Today we hosted the 2022 Annual Legislative Breakfast with Keynote Michael Hastings from the Cybersecurity Infrastructure Security Agency (CISA), a division of the Department of Homeland Security. Michael provided an outstanding outline of the social engineering and cyber threats facing businesses and governments alike, as we rely more on advanced technology in our daily lives.
CISA has aa great portfolio of no-cost resources for businesses and government that will provide an honest and comprehensive assessment of how well (or not) you are protected from external cyber-attacks. The link below provides a list of resources available to you and the Chamber will continue to provide value-added information and programming to get you fully prepared for the unseen.
Cybersecurity Resources for Businesses from CISA: https://cisa.gov
Our breakfast also included table discussions with several of our elected officials. I am always amazed at how productive these short 20-minute table conversations are in getting to right of the heart of things.
We learned more about what’s keeping businesses up at night. For those reading this, I’m confident that much of this will ring true:
-Economic Uncertainty: While many of our businesses acknowledged they’ve been a benefactor of the strong economy over the last year, the economic headwinds and uncertainty of inflation, supply chain and energy prices have left them a little shaky about big decisions. Do we buy the piece of equipment? Do we hire more people? Do we invest in real estate, or do we hang tight and ride things out?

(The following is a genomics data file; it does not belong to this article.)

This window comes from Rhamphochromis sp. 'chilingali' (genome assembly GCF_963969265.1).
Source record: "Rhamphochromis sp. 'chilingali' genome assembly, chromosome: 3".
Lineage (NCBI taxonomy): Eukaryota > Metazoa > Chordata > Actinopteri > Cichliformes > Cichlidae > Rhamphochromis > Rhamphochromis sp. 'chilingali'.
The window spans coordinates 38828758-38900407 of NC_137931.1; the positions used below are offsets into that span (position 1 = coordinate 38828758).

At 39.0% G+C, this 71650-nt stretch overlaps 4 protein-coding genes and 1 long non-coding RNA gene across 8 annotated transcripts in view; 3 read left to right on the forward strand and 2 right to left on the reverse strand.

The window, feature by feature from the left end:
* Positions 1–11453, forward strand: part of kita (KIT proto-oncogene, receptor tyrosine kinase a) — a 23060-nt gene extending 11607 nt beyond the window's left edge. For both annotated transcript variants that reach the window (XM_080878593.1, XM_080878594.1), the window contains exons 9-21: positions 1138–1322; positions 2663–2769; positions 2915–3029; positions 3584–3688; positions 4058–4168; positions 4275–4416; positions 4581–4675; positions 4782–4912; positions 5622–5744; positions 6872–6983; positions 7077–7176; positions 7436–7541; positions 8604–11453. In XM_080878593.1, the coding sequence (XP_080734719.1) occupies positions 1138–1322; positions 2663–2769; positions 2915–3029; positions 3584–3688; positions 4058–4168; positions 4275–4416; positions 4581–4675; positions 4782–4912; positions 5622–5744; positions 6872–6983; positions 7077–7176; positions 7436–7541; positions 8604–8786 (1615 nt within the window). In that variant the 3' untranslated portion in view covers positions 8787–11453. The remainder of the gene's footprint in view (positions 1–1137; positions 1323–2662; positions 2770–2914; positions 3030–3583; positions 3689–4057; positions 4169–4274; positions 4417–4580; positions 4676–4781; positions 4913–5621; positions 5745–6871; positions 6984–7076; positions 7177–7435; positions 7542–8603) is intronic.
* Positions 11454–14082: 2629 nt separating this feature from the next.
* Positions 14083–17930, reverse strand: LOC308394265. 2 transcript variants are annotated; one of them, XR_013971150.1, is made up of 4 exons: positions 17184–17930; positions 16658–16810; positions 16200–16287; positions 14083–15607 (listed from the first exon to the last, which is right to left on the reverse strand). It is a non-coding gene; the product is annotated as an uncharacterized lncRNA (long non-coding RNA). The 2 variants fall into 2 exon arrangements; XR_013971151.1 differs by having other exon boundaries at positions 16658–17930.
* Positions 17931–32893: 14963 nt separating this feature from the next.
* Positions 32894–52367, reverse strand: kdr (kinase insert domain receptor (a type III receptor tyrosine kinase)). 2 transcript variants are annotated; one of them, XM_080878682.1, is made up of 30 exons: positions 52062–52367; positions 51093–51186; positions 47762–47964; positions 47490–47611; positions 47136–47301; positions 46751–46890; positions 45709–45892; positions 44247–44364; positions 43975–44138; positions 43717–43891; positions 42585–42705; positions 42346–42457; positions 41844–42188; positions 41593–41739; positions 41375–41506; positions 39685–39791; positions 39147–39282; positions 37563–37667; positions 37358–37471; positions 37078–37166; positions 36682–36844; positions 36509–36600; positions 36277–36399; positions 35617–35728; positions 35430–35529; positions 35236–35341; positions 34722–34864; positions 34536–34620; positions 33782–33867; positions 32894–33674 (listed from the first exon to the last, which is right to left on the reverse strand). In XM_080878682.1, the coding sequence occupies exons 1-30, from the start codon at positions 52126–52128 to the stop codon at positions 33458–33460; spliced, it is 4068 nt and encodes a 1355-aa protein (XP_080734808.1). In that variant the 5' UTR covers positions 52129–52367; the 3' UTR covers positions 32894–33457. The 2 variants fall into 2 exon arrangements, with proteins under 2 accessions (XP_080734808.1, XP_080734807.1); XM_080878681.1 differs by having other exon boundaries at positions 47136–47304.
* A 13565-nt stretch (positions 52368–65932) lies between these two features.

-Employee Retention: With the tightness of the labor market, most businesses said they were focused more on employee retention. How do we build a culture where people will stay rather than jump to the company down the street? How can we get help with the costs of employee retention?
-Energy Policy: Look, we all support innovation and new technological advances in clean energy, but most businesses are concerned that the speed that the transition to these new technologies is being proposed has only created market volatility and vulnerability of our current energy resources. Businesses noted concerns about grid reliability citing significant power outages in the last year that have impacted operations.
-Housing Options: The pandemic has had a crazy effect on housing, that we know. The communities that can provide a broad continuum of housing options will win the “war for talent.” How can we address the housing inventory in a manner that addresses all needs? We need to acknowledge that without new construction of single-family homes and professional housing, we simply can’t attract the talent that many of our employers need. We can do this and recognize the need to increase affordable housing and address transitional housing for those trying to make a new start. Housing is not a mutually exclusive topic, and we need to work collaboratively to find solutions.
I was thrilled to see positive energy in the room and a strong a collaborative spirit. How wonderful that we can come together so easily in our community and talk about these important topics.
For the Leadership Alliance, these events provide vital feedback to help us prioritize our areas of work and focus on the things important to the community.
Many thanks to Tioga State Bank, Mirabito Energy Products and Excellus BCBS for supporting this event.
And many thanks to Senator Fred Akshar, Assemblywoman Donna Lupardo, Assemblyman Joe Angelino, BC Legislative Chair Dan Reynolds, BC Legislator Kim Myers, BC Clerk Joe Milhalko, Mayor Jared Kraham, Binghamton City Council Members Sophia Resciniti and Phil Strawn, and Alicia Thoennes from the Village of Endicott for attending.
We are always #strongertogether.